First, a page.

# Volatility Effects

Reward goes with risk, and volatility represents risk. Therefore, volatility means reward; investors/traders get paid for riding roller coasters. Right? These blog entries relate to volatility effects.

**February 16, 2012** - Equity Options, Volatility Effects

Are option traders market leaders, such that information gleaned from options trading anticipates equity returns? In the December 2011 draft of their paper entitled “Exploiting Option Information in the Equity Market”, Guido Baltussen, Bart Van der Grient, Wilma De Groot, Weili Zhou and Erik Hennink examine whether information publicly available from the option market exploitably predicts returns for individual U.S. stocks. Specifically, they investigate the separate and combined information value of four at-the-money (ATM) and out-of-the-money (OTM) equity option trading metrics:

- OTM Skew: the difference in implied volatilities between OTM puts and ATM calls.
- RV-IV: the difference between realized volatility over the past 20 trading days (RV) and implied volatility (IV).
- ATM Skew: the difference in implied volatilities between ATM puts and ATM calls.
- Change in ATM Skew.

They define an option as ATM (OTM) when the ratio of strike price to stock price is between 0.95 and 1.05 (0.80 and 0.95). They reform equally-weighted quintile sort test portfolios weekly based on Tuesday closes for each metric, with a one-day lag (implementing with Wednesday closing data). Using daily total returns, market capitalizations and options trading data for those of the 1,250 largest stocks in the S&P/Citigroup U.S. Broad Market Index with sufficient options data during January 1996 through October 2009, *they find that:* Keep Reading

**February 6, 2012** - Equity Options, Volatility Effects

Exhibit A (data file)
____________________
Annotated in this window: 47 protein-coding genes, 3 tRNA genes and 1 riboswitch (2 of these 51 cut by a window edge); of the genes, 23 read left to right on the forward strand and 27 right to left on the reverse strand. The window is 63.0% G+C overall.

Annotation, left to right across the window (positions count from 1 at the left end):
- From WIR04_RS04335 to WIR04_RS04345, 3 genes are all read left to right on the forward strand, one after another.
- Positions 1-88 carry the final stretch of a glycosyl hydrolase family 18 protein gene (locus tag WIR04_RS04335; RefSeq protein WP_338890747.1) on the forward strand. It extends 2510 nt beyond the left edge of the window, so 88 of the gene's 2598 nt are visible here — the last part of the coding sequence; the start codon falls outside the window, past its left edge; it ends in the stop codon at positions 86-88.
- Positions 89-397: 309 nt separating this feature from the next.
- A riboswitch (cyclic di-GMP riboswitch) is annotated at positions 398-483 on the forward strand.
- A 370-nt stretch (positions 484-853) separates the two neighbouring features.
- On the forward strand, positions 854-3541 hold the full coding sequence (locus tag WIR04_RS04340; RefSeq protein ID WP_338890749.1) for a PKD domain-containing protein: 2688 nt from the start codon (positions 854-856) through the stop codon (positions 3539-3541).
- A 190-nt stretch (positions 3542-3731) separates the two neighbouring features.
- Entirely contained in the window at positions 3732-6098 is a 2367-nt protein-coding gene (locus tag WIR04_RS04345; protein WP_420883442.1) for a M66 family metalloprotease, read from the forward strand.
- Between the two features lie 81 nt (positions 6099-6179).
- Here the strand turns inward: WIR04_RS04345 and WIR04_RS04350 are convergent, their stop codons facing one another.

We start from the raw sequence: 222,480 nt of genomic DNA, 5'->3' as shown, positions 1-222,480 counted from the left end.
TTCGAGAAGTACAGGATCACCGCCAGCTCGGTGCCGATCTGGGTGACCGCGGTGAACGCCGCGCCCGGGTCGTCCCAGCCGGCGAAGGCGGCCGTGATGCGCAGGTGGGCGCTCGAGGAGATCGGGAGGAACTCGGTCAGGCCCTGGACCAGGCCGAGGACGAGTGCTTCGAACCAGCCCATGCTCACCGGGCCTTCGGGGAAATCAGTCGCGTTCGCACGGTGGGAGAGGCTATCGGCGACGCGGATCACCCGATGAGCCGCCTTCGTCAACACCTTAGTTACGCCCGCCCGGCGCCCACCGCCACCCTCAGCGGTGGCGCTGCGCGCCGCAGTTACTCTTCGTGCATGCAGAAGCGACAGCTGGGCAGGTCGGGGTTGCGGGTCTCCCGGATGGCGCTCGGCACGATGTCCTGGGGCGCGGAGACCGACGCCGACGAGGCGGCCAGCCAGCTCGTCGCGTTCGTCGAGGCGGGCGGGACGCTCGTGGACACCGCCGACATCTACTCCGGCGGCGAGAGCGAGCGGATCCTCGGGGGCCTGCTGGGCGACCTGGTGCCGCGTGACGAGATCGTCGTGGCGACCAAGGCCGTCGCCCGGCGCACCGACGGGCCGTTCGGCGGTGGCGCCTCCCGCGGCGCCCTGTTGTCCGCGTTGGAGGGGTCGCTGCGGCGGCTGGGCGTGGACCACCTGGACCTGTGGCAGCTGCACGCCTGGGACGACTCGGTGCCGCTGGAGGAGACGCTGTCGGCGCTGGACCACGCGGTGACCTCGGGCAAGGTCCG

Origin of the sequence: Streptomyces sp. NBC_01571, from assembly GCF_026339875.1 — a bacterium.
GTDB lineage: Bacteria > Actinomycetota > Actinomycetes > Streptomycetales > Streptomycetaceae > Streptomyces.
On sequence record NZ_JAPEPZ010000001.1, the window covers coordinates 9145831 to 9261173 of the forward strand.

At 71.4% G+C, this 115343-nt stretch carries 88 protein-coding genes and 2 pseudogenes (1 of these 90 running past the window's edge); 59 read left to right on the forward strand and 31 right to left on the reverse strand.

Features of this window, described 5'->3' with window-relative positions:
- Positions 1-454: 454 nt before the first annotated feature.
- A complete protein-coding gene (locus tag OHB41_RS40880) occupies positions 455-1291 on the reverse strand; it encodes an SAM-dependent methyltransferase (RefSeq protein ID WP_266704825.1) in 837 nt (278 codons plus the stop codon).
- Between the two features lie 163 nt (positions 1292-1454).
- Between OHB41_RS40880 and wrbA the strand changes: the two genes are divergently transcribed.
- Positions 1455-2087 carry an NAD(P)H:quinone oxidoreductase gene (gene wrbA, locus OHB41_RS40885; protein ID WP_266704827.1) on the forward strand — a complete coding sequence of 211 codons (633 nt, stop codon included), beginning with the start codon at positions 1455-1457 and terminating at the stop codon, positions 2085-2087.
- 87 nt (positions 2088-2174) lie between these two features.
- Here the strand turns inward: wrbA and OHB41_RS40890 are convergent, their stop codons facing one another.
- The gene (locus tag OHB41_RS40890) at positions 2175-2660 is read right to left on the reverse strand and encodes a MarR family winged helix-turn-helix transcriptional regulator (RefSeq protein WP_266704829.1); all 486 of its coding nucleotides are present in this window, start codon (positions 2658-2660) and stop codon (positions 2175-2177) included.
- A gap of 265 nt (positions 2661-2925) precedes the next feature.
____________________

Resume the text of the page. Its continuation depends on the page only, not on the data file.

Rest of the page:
Can investors usefully predict the short-term direction of the stock market by contrasting the outlooks implied by out-of-the-money (OTM) and at-the-money (ATM) market index options. In the October 2011 update of their paper entitled “Implied Volatility Spreads and Expected Market Returns”, Turan Bali, Ozgur Demirtas and Yigit Atilgan investigate the relationship between stock market index implied volatility spread (slope of the volatility smile) and future stock market return. They consider several measures of the implied volatility spread, such as the difference in implied volatilities between the S&P 500 Index OTM put option and the ATM call option that have the highest open interest or trading volume each day. They define moneyness as the ratio of strike price to stock price, with ATM (OTM) having moneyness between 0.95 and 1.05 (from 0.8 to 0.95). They exclude options with time to expiration less than 10 days or more than 60 days, options priced less than $0.125 and options with missing or anomalous data. Using daily closing prices for S&P 500 Index options and S&P 500 Index daily opening and closing levels from January 4, 1996 through September 10, 2008, along with contemporaneous firm and economic data used in robustness tests, *they find that:* Keep Reading

**February 3, 2012** - Technical Trading, Volatility Effects

Does the effectiveness of simple moving average (SMA) crossing signals vary with stock volatility? In the August 2011 update of their paper entitled “A New Anomaly: The Cross-Sectional Profitability of Technical Analysis”, Yufeng Han, Ke Yang and Guofu Zhou investigate the application of SMAs to portfolios of stocks sorted based on realized volatility. Specifically, each year they sort stocks into deciles by volatility (standard deviation of daily returns over the past year). For each decile, they calculate a price index, an SMA for the index and daily returns based on initial equal weighting. When a decile portfolio is above (below) its SMA, they hold the portfolio (30-day Treasury bills), with a one-day delay for switches. They compare the returns for this timing strategy to buy-and-hold by decile. They focus on a 10-day SMA, but also test 20-day, 50-day, 100-day and 200-day SMAs. Using daily returns for a broad sample of U.S. stocks spanning 1963 through 2009, *they find that:* Keep Reading

**January 18, 2012** - Volatility Effects